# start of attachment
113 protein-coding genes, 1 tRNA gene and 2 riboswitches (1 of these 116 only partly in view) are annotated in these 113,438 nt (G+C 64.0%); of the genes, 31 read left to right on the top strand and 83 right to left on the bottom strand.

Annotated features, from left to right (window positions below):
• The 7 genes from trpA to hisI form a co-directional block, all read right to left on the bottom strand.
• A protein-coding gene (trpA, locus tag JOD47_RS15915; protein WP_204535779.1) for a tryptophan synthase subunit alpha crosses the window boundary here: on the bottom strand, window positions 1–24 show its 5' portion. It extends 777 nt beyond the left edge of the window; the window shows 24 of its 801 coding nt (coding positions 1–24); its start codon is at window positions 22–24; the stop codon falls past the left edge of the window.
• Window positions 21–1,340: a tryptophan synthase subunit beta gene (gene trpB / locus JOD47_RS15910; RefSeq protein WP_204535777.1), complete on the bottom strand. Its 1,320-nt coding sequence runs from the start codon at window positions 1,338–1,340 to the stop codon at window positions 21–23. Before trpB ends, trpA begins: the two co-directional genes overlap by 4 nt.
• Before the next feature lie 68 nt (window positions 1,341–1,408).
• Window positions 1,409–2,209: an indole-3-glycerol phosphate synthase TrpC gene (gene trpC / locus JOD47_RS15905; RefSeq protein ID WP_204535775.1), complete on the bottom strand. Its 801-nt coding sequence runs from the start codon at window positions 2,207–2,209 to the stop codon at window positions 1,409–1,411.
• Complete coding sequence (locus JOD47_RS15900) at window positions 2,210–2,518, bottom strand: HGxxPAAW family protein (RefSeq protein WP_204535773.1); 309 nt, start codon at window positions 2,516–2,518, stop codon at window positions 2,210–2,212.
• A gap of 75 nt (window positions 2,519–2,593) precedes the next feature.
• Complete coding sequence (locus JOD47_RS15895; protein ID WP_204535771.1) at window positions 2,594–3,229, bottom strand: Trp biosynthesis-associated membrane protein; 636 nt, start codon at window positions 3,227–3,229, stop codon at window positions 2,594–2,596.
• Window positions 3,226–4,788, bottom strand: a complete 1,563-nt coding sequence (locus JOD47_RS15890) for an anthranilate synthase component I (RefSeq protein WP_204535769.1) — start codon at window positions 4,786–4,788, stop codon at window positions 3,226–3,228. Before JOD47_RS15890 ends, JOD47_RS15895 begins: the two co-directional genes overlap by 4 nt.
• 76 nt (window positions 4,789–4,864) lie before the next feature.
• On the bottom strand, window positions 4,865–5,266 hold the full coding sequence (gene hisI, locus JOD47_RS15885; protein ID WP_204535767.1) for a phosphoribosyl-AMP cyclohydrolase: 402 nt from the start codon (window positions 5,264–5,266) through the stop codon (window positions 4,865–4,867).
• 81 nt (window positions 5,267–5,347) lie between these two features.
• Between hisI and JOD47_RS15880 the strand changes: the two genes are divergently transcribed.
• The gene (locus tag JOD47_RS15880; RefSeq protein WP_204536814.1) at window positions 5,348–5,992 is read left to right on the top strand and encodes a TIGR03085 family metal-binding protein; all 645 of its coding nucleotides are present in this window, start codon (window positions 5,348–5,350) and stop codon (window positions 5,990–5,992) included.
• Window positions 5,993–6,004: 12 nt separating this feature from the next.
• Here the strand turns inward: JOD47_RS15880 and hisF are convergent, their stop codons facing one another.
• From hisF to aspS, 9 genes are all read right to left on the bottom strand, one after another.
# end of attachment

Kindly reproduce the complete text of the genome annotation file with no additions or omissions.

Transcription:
113 protein-coding genes, 1 tRNA gene and 2 riboswitches (1 of these 116 only partly in view) are annotated in these 113,438 nt (G+C 64.0%); of the genes, 31 read left to right on the top strand and 83 right to left on the bottom strand.

Annotated features, from left to right (window positions below):
• The 7 genes from trpA to hisI form a co-directional block, all read right to left on the bottom strand.
• A protein-coding gene (trpA, locus tag JOD47_RS15915; protein WP_204535779.1) for a tryptophan synthase subunit alpha crosses the window boundary here: on the bottom strand, window positions 1–24 show its 5' portion. It extends 777 nt beyond the left edge of the window; the window shows 24 of its 801 coding nt (coding positions 1–24); its start codon is at window positions 22–24; the stop codon falls past the left edge of the window.
• Window positions 21–1,340: a tryptophan synthase subunit beta gene (gene trpB / locus JOD47_RS15910; RefSeq protein WP_204535777.1), complete on the bottom strand. Its 1,320-nt coding sequence runs from the start codon at window positions 1,338–1,340 to the stop codon at window positions 21–23. Before trpB ends, trpA begins: the two co-directional genes overlap by 4 nt.
• Before the next feature lie 68 nt (window positions 1,341–1,408).
• Window positions 1,409–2,209: an indole-3-glycerol phosphate synthase TrpC gene (gene trpC / locus JOD47_RS15905; RefSeq protein ID WP_204535775.1), complete on the bottom strand. Its 801-nt coding sequence runs from the start codon at window positions 2,207–2,209 to the stop codon at window positions 1,409–1,411.
• Complete coding sequence (locus JOD47_RS15900) at window positions 2,210–2,518, bottom strand: HGxxPAAW family protein (RefSeq protein WP_204535773.1); 309 nt, start codon at window positions 2,516–2,518, stop codon at window positions 2,210–2,212.
• A gap of 75 nt (window positions 2,519–2,593) precedes the next feature.
• Complete coding sequence (locus JOD47_RS15895; protein ID WP_204535771.1) at window positions 2,594–3,229, bottom strand: Trp biosynthesis-associated membrane protein; 636 nt, start codon at window positions 3,227–3,229, stop codon at window positions 2,594–2,596.
• Window positions 3,226–4,788, bottom strand: a complete 1,563-nt coding sequence (locus JOD47_RS15890) for an anthranilate synthase component I (RefSeq protein WP_204535769.1) — start codon at window positions 4,786–4,788, stop codon at window positions 3,226–3,228. Before JOD47_RS15890 ends, JOD47_RS15895 begins: the two co-directional genes overlap by 4 nt.
• 76 nt (window positions 4,789–4,864) lie before the next feature.
• On the bottom strand, window positions 4,865–5,266 hold the full coding sequence (gene hisI, locus JOD47_RS15885; protein ID WP_204535767.1) for a phosphoribosyl-AMP cyclohydrolase: 402 nt from the start codon (window positions 5,264–5,266) through the stop codon (window positions 4,865–4,867).
• 81 nt (window positions 5,267–5,347) lie between these two features.
• Between hisI and JOD47_RS15880 the strand changes: the two genes are divergently transcribed.
• The gene (locus tag JOD47_RS15880; RefSeq protein WP_204536814.1) at window positions 5,348–5,992 is read left to right on the top strand and encodes a TIGR03085 family metal-binding protein; all 645 of its coding nucleotides are present in this window, start codon (window positions 5,348–5,350) and stop codon (window positions 5,990–5,992) included.
• Window positions 5,993–6,004: 12 nt separating this feature from the next.
• Here the strand turns inward: JOD47_RS15880 and hisF are convergent, their stop codons facing one another.
• From hisF to aspS, 9 genes are all read right to left on the bottom strand, one after another.